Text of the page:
Monday, May 03, 2021

Two Sky Views

 It had been so long since I saw any atmospheric optics I began to wonder if the sun and ice particles had left us because of the Coronavirus. I thought it was gone forever. Then I saw this.


Oh yes! That made me so happy. It looked like the dark cloud was exhaling a corona/iridescent cloud. I loved it. The sky's beauty was back! 

Then a few days later I saw this.


Roger and I had gone out to roll the garbage can to the curb for the next morning's pick up. I looked up at the sky as I always do and then ran in the house to get the camera. This is a 22 degree halo with sundogs, a parry arc, upper tangent arc, and above it all circumzenithal arc. 

The ephemeral beauty of our skies reminded us of living life in the moment without worry and with hearts lifted as high and far as we can see.

40 comments:

  1. What we notice in the world seems to be very dependent on our mood at the time, so I'm glad to hear that you're seeing such beauty again. As the old cliche goes "things are looking up"!

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    1. John-- Yes, mood and remembering to run outside when there are a few clouds and sun. It's often a very brief moment.

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  2. Wow, that second one gave you a bundle of awe. It was trying to all at once make up for the skies you have been missing

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    1. Patti-- I run outside quite often to take a look up. Seeing this definitely lifted my spirits.

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  3. I'm thrilled to see your beautiful sky (sun) again...and that you can describe all those geometric phenomena. I certainly would have just noticed it and not known a word of those descriptions!

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    1. Barbara-- I have been reading about atmospheric optics for more than ten years, after I first looked up and saw the most beautiful iridescent cloud. I was hooked!

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  4. You make some interesting observations about the sky. You use terms that I've never heard of. Now I'm wondering where and how you learned things about the sky that make it so interesting.

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    1. Red-- Check out the Atmospheric Optics website. Here is a link: http://www.atoptics.co.uk/
      I have learned so much there. The sky is full of moments like this, but they are always ephemeral. One thing to remember is to always block the sun, but to look for the colors and optics that surround it when there are light clouds.

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  5. wow! we get full blown rainbows but sundogs rarely happen here. I guess it's because we are so much farther south and no ice particles in the atmosphere.

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    1. ellen-- The ice crystals are fairly high up in the atmosphere. Here is what google has to say about it: The slight whitening of a clear blue sky caused by ice crystals high in the troposphere can be a sign that a weather front (and rain) is approaching, as moist air is carried to high levels and freezes to ice crystals.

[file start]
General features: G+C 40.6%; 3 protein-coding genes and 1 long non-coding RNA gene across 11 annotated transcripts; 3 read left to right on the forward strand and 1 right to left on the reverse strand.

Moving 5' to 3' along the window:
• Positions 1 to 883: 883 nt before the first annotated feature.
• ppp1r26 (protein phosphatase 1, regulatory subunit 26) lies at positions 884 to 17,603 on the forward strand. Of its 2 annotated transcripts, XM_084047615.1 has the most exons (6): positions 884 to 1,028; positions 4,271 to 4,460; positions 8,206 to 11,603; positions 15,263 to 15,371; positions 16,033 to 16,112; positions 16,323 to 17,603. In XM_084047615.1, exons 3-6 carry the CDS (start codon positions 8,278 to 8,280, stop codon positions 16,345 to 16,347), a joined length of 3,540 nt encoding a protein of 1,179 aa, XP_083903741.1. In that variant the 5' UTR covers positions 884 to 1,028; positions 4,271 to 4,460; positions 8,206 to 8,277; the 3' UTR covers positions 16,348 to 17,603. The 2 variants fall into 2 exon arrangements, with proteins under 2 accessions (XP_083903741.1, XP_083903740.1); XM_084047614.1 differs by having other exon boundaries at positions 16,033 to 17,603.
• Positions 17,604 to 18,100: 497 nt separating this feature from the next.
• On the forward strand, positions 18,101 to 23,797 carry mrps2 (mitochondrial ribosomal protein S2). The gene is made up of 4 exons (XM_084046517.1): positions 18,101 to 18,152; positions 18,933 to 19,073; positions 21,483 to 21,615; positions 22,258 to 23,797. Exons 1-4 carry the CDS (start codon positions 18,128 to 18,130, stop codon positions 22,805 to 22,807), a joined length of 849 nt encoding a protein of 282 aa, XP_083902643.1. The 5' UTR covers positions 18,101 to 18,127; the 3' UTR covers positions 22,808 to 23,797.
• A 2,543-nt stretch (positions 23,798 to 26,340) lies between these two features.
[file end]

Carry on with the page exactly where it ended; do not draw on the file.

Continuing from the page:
I'm hoping you will start to see them when the light clouds are very high.

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  6. I never knew these things about the sky until you started showing me. Thanks!

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    1. EllenD-- I never knew about atmospheric optics until I saw my very first iridescent cloud. That sent me on a journey of love that has lasted for more than a decade. It is a brief ephemeral moment of beauty.

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  7. We rarely have "sky" that is not a cover of grey flannel. Great observational skills, while taking out the trash. Showtime in the sky!

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    1. Linda-- A bit of light cloud cover can be a canvas for atmospheric optics. Yes, showtime in the sky!

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  8. Wow, you see the weirdest wonderful things. Thanks for sharing.

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    1. Sabine-- I'm so glad you like these weird and wonderful things!

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  9. Holy Mackerel! I didn't realize what a scientist you are! Great pictures, BTW. Keep looking upward.

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    1. Catalyst-- Not exactly a scientist, but a true lover of the ephemeral nature of atmospheric optics. I'm a little obsessive about it. LOL!

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  10. The sky is breathtaking and ever changing..blink and you've missed it!
    Hi via Catalyst 🙂

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    1. gz-- Yes, "blink and you've missed it..." That describes it perfectly. Thank you so much for stopping by and commenting.

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  11. Beautiful! The sky never disappoints, does it? (Well, OK, maybe sometimes it does.)

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    1. Steve- LOL! The sky disappoints all the time here. Oy the fog and endless gray. But I still run out and take a look, just in case.